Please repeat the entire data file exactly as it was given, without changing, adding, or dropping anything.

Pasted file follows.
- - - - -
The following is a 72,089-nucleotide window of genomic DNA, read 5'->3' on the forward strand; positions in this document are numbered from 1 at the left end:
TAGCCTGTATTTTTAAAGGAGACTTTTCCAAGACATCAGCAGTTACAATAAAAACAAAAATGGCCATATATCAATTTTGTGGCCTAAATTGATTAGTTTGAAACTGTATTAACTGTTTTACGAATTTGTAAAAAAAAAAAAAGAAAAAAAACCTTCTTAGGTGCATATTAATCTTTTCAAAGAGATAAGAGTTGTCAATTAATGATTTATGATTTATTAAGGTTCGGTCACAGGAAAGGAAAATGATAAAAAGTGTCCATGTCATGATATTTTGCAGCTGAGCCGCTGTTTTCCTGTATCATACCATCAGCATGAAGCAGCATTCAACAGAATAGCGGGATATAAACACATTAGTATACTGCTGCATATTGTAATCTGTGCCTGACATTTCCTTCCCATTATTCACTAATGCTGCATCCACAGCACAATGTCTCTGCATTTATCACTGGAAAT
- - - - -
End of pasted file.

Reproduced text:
The following is a 72,089-nucleotide window of genomic DNA, read 5'->3' on the forward strand; positions in this document are numbered from 1 at the left end:
TAGCCTGTATTTTTAAAGGAGACTTTTCCAAGACATCAGCAGTTACAATAAAAACAAAAATGGCCATATATCAATTTTGTGGCCTAAATTGATTAGTTTGAAACTGTATTAACTGTTTTACGAATTTGTAAAAAAAAAAAAAGAAAAAAAACCTTCTTAGGTGCATATTAATCTTTTCAAAGAGATAAGAGTTGTCAATTAATGATTTATGATTTATTAAGGTTCGGTCACAGGAAAGGAAAATGATAAAAAGTGTCCATGTCATGATATTTTGCAGCTGAGCCGCTGTTTTCCTGTATCATACCATCAGCATGAAGCAGCATTCAACAGAATAGCGGGATATAAACACATTAGTATACTGCTGCATATTGTAATCTGTGCCTGACATTTCCTTCCCATTATTCACTAATGCTGCATCCACAGCACAATGTCTCTGCATTTATCACTGGAAAT